One Knight Studio © 2019

  • Yukkafuzz

The 90-10 Rule

I have heard of a host of "90-10" rules for many different applications - one you might know is "90% of your worry comes from 10% of your problems" - and if you're not convinced there's a host of them, a couple of quick Google searches should enlighten you. Something must fascinate us with these two numbers, usually percentages, that makes rules that use them feel meaningful. And, as I'm sure many fields do, programming, and perhaps specifically game development, has its own:


"90% completion is only 10% of the work." Basically, it's really easy to create a mostly working program, but to actually turn that into a completely working program takes way more time. This rule can also be applied recursively: so to go from 90% completion to 99% completion is only 10% of the work of going from 90% - 100%. (Doing a bit of math, that means the last 1% of completion is actually 81% of the work, and the last 0.1% is 72.9% of it.)


This rule may explain why games notoriously either get delayed or release on time and suck (for lack of a more respectful way to put it). Estimating the time it will take to create a feature becomes very difficult with this principle, since it goes against our natural understanding of things, which is quite linear. If you're driving and you're 90% of the way there, it's going to take approximately one ninth of the time you've already spent to finish. But in programming something with the 90-10 rule, when you're what feels like 90% of the way there, it will take about nine times the time you've already spent to finish. Comparing the two, that's a factor of 81 difference! So even knowing the rule, to actually accurately put an end time to a project is a challenge.


However, you might notice, or protest, that the time estimates by the 90-10 rule are too extreme. That yes, games get delayed, but they don't get delayed by nine times the amount of time already spent. Well, the key here is games never release 100% complete. And if you've ever played games, you know. Bugs abound, especially in the very first versions, and features, including things as large as new playable heroes, etc. get added afterward. This is not because the programmers and designers did not notice that some bugs still existed or that they wanted more features; it's just that to fix or add these things would take too much time. But even the best games with very few bugs and an engaging set of features still don't seem to adhere to the rule at such an extreme - so how do I explain that?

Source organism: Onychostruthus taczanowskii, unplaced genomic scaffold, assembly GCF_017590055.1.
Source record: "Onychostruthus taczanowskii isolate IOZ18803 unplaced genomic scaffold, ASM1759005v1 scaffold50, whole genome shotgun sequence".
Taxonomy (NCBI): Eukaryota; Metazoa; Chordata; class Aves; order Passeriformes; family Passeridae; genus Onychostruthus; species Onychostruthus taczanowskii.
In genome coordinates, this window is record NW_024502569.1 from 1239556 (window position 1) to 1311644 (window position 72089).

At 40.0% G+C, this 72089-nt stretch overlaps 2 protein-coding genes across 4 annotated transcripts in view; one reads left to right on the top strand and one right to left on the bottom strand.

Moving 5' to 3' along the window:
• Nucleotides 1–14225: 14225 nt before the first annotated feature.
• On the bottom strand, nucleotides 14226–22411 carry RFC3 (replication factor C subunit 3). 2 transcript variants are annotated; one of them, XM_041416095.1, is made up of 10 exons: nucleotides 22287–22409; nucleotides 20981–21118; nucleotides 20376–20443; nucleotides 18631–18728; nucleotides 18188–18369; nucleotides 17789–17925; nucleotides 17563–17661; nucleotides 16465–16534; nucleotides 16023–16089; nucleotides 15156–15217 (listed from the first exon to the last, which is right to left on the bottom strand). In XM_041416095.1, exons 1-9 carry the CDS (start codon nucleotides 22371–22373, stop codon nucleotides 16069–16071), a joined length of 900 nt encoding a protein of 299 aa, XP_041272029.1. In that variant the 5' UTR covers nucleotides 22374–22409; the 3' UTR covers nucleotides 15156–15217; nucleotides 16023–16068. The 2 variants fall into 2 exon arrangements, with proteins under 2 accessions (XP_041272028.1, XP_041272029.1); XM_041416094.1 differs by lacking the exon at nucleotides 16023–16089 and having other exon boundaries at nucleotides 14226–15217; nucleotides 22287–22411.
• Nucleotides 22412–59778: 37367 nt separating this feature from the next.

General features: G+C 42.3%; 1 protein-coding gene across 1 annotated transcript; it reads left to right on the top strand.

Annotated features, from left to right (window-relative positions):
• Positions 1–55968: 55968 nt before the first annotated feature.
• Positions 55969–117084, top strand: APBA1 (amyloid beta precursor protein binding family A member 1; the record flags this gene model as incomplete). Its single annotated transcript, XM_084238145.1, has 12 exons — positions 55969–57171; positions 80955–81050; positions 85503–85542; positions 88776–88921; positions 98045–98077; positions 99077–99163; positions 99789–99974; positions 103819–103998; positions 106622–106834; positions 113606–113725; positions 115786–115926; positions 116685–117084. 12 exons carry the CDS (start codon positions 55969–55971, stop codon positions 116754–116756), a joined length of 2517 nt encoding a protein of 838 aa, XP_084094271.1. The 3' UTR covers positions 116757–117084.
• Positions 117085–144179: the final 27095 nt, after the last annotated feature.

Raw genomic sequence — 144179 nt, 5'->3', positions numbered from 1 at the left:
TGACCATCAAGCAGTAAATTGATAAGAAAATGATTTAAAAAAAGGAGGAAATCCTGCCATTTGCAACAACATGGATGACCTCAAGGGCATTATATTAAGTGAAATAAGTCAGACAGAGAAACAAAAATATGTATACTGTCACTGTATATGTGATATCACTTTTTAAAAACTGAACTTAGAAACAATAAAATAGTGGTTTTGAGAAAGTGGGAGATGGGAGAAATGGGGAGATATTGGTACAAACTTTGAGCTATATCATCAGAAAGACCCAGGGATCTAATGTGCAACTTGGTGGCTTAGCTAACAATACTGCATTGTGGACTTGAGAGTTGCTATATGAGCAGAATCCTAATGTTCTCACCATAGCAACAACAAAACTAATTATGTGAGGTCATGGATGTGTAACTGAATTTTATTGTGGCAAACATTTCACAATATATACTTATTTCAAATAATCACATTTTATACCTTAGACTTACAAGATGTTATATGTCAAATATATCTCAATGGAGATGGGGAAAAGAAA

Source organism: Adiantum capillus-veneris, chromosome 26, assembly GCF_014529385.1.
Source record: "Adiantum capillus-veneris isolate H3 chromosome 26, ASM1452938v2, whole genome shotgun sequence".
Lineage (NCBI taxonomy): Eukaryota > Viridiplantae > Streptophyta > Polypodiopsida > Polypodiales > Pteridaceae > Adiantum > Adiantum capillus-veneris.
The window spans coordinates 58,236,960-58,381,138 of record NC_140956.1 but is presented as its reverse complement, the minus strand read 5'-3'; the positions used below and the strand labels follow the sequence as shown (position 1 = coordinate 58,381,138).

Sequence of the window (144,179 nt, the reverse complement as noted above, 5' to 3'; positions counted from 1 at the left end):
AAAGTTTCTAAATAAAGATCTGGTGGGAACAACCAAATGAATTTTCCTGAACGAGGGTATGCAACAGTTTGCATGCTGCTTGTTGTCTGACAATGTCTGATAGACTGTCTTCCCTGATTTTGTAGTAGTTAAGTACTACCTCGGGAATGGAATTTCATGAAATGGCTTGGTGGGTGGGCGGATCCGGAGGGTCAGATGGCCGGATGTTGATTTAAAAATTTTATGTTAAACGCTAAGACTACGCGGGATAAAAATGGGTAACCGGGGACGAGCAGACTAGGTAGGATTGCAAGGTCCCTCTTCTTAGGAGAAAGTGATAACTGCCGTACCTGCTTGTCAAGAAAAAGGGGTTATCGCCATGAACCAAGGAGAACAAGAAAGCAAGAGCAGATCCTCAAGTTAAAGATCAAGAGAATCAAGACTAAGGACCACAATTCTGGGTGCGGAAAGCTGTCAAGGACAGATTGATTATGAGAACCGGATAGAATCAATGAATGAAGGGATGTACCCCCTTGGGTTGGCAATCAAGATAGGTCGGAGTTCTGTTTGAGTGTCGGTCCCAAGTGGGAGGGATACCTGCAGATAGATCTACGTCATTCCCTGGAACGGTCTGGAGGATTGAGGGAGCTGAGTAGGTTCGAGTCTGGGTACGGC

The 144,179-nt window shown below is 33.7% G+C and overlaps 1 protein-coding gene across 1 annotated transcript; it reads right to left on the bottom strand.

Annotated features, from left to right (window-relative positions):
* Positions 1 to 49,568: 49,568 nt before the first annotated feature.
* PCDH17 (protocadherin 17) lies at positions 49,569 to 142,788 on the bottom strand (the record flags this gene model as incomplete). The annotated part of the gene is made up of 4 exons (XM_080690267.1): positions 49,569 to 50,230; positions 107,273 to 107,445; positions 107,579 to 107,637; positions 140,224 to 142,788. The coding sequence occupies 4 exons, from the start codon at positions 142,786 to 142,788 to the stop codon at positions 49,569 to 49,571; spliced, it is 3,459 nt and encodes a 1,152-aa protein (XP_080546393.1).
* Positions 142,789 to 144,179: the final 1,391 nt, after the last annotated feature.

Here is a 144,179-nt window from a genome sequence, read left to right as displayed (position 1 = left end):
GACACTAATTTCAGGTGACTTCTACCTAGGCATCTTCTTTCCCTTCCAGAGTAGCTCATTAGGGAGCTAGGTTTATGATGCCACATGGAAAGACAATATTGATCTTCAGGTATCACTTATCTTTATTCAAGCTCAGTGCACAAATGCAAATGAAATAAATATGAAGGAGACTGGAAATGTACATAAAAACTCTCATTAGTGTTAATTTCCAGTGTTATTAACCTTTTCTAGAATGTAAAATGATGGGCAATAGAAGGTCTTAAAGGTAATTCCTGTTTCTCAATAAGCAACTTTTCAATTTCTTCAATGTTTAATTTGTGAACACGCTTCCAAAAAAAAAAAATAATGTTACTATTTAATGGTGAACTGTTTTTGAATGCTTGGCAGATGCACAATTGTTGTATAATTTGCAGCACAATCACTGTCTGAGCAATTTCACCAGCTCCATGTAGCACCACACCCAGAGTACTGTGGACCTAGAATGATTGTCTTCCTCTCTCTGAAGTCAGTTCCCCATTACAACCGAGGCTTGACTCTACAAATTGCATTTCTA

Well, taking from what I have already mentioned, even the best games cannot be considered 100% complete. So, say one of the best games is actually 99.99% complete. Since the rule applies recursively, the last 0.01% of completion would take ~66% of the total time of the project, and so far 34% of the total time has been invested. Now, take away the percentages for a second. So it takes 34 time units to create an amazing game (that 99.99% completion). It takes 10 time units to create a pretty bad, unfinished game (90% completion), but only 19 to create a pretty good game (99% completion), and about 27 to create a great game (99.9% completion). It's about three and a half times as long to develop an amazing game compared to a bad one. And the next time the new game you've been anticipating gets delayed, you can think they're moving from the great to the amazing mark - about 25% more time required.


For an independent game like EXO, the idea behind why early access release works comes from this rule. I can, (hopefully), release my first early access version somewhere around the "pretty good game" mark, where people would be happy to buy it and play - and then, with that sustenance, I can continue developing to try and reach the "great" or "amazing" marks. It often proves impractical or impossible for indie game studios to go for the "amazing" mark as the first release; the reality is they need the money to be able to sustain development for the amount of time it takes to get there. But hopefully you see that even though games knowingly are released into the world incomplete, they remain honest and worth your investment.


In this way, the 90-10 rule transforms from a terrifying warning about the absurd time sink of development into a reassuring caution sign: your progress may feel like it slows down immensely, but keep working, and your end result will be worth it.